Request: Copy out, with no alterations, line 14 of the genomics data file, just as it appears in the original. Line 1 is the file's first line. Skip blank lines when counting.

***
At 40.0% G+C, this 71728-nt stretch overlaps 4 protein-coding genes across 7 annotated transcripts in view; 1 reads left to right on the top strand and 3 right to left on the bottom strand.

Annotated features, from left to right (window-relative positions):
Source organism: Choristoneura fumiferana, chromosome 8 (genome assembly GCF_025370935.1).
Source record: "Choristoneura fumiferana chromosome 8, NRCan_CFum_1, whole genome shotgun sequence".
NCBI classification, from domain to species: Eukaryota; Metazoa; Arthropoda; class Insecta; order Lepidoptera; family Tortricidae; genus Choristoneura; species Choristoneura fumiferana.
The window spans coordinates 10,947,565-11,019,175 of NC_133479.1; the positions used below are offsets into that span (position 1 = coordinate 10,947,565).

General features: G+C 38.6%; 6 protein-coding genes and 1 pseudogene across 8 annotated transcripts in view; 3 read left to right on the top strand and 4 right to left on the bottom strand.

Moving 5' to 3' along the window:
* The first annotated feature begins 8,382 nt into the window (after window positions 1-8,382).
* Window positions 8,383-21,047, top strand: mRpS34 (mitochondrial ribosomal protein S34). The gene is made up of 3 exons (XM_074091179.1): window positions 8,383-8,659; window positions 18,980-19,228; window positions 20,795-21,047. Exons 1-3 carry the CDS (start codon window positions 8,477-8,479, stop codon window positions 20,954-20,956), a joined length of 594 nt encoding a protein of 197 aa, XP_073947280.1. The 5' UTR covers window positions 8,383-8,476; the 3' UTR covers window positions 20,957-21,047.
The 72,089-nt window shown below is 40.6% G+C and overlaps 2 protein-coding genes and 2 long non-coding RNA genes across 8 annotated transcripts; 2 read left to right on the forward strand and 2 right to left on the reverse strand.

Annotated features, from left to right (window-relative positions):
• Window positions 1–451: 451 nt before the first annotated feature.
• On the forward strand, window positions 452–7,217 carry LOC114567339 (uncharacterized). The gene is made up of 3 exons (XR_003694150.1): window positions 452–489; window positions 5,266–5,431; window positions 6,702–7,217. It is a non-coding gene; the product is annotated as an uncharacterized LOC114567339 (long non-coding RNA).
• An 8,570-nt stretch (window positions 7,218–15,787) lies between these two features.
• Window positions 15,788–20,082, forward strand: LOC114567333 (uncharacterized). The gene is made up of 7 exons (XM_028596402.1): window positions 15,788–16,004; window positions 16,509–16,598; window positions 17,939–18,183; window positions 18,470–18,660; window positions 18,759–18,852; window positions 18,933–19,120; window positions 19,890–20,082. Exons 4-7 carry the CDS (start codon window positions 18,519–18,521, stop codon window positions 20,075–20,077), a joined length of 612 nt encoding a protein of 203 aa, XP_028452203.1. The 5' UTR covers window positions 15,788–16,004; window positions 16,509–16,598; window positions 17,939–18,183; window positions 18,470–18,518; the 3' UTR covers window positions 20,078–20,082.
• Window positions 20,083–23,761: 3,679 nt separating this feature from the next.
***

• On the forward strand, window positions 452–7,217 carry LOC114567339 (uncharacterized). The gene is made up of 3 exons (XR_003694150.1): window positions 452–489; window positions 5,266–5,431; window positions 6,702–7,217. It is a non-coding gene; the product is annotated as an uncharacterized LOC114567339 (long non-coding RNA).